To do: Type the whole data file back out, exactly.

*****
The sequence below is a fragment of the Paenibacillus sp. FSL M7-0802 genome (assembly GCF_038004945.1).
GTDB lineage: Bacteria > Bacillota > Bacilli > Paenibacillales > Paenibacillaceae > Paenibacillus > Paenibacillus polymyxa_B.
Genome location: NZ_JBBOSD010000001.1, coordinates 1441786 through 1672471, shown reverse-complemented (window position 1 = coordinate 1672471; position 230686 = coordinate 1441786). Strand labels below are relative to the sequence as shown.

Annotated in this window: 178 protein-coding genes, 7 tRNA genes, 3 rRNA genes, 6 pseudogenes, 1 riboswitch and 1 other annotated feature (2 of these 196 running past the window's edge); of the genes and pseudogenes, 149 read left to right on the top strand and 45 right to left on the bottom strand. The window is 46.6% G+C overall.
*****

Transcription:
The sequence below is a fragment of the Paenibacillus sp. FSL M7-0802 genome (assembly GCF_038004945.1).
GTDB lineage: Bacteria > Bacillota > Bacilli > Paenibacillales > Paenibacillaceae > Paenibacillus > Paenibacillus polymyxa_B.
Genome location: NZ_JBBOSD010000001.1, coordinates 1441786 through 1672471, shown reverse-complemented (window position 1 = coordinate 1672471; position 230686 = coordinate 1441786). Strand labels below are relative to the sequence as shown.

Annotated in this window: 178 protein-coding genes, 7 tRNA genes, 3 rRNA genes, 6 pseudogenes, 1 riboswitch and 1 other annotated feature (2 of these 196 running past the window's edge); of the genes and pseudogenes, 149 read left to right on the top strand and 45 right to left on the bottom strand. The window is 46.6% G+C overall.